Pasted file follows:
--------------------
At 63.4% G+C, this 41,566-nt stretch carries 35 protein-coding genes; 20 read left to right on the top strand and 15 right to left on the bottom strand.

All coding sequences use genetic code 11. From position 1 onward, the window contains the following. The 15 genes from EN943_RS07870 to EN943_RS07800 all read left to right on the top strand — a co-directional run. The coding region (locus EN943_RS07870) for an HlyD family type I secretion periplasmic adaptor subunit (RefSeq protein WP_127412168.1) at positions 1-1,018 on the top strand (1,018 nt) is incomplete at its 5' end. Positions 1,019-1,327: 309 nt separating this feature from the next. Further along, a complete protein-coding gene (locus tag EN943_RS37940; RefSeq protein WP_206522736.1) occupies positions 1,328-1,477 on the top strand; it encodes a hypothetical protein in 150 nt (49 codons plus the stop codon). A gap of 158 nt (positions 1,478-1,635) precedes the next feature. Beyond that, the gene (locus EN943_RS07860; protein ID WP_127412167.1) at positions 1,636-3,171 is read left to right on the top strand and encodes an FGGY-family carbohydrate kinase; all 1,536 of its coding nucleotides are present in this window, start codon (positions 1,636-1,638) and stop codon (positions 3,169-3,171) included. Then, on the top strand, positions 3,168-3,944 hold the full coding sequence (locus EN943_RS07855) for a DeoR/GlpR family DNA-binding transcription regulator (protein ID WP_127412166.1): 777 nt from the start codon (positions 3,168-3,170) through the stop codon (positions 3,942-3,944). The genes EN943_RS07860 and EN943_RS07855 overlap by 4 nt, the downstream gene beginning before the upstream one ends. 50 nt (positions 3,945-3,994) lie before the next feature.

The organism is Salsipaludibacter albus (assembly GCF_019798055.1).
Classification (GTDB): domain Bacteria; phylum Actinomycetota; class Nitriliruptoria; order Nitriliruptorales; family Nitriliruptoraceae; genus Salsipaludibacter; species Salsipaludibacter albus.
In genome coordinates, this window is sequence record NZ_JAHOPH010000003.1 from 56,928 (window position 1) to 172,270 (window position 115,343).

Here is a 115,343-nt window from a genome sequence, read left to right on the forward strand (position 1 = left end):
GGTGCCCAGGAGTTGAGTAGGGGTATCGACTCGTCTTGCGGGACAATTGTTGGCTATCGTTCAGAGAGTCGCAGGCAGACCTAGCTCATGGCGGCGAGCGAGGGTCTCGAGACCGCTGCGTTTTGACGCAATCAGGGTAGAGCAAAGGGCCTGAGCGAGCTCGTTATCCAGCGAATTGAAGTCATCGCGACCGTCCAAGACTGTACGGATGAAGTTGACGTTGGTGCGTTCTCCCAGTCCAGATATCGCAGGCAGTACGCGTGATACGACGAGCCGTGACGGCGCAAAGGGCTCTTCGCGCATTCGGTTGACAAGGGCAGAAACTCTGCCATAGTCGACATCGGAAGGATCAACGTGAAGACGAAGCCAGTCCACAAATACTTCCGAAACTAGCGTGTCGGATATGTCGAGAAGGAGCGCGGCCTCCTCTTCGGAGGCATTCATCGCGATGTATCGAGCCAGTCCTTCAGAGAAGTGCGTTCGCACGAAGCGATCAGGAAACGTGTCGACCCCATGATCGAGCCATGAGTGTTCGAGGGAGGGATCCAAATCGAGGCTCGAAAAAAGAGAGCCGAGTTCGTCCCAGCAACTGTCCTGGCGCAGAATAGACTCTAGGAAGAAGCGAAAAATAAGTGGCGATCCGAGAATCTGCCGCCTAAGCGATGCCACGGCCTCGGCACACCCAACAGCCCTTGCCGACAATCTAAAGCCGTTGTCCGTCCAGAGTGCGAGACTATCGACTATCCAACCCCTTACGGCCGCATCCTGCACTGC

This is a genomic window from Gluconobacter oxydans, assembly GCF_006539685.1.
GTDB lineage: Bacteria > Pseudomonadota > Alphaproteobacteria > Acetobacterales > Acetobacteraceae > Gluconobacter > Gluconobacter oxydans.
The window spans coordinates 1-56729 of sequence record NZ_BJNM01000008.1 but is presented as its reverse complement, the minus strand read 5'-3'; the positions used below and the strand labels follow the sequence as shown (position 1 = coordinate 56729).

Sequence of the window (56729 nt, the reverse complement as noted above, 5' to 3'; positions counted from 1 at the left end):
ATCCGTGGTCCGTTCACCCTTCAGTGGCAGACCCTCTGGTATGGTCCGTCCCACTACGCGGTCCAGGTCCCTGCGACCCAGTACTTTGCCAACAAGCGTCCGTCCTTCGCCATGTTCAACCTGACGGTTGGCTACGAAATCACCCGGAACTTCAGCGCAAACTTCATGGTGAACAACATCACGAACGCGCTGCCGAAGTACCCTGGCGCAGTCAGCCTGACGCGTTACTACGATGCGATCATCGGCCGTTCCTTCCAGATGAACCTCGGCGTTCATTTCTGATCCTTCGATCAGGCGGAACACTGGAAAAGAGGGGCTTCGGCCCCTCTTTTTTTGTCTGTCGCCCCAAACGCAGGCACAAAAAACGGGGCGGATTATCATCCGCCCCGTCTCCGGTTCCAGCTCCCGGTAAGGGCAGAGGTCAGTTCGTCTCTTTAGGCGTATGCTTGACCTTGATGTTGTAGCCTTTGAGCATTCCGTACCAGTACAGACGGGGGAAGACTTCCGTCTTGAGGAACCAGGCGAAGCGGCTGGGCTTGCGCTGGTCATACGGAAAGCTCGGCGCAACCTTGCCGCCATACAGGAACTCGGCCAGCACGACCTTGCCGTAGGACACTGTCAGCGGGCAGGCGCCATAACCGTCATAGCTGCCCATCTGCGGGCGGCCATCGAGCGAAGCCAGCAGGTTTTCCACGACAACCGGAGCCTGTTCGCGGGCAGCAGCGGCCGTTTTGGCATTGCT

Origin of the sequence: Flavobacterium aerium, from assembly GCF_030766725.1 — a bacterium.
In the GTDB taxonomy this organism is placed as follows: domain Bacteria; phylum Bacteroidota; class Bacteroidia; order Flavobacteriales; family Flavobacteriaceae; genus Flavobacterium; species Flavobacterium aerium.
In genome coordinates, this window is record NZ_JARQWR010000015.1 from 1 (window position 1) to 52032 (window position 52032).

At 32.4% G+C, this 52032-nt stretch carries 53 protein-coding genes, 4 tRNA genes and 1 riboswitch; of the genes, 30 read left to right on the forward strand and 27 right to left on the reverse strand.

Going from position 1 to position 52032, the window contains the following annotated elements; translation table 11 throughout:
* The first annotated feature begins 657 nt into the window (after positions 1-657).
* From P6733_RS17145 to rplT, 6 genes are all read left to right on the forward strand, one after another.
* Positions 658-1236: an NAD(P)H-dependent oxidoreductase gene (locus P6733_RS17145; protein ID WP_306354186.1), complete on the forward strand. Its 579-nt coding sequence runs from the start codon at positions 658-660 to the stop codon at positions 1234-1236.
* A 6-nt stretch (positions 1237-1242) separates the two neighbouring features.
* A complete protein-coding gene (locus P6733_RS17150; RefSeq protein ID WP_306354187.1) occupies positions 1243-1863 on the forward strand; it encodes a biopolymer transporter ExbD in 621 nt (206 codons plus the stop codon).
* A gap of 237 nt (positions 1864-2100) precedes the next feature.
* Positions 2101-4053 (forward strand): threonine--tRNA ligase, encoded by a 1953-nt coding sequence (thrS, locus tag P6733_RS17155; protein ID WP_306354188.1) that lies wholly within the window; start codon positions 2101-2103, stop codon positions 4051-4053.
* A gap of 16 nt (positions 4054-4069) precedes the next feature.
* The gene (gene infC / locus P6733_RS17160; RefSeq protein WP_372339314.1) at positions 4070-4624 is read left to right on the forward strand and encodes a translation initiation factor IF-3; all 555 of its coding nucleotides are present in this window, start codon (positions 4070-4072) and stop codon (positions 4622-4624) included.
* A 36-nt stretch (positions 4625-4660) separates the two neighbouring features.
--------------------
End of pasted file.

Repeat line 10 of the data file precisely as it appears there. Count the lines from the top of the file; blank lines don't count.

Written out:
The window spans coordinates 1-56729 of sequence record NZ_BJNM01000008.1 but is presented as its reverse complement, the minus strand read 5'-3'; the positions used below and the strand labels follow the sequence as shown (position 1 = coordinate 56729).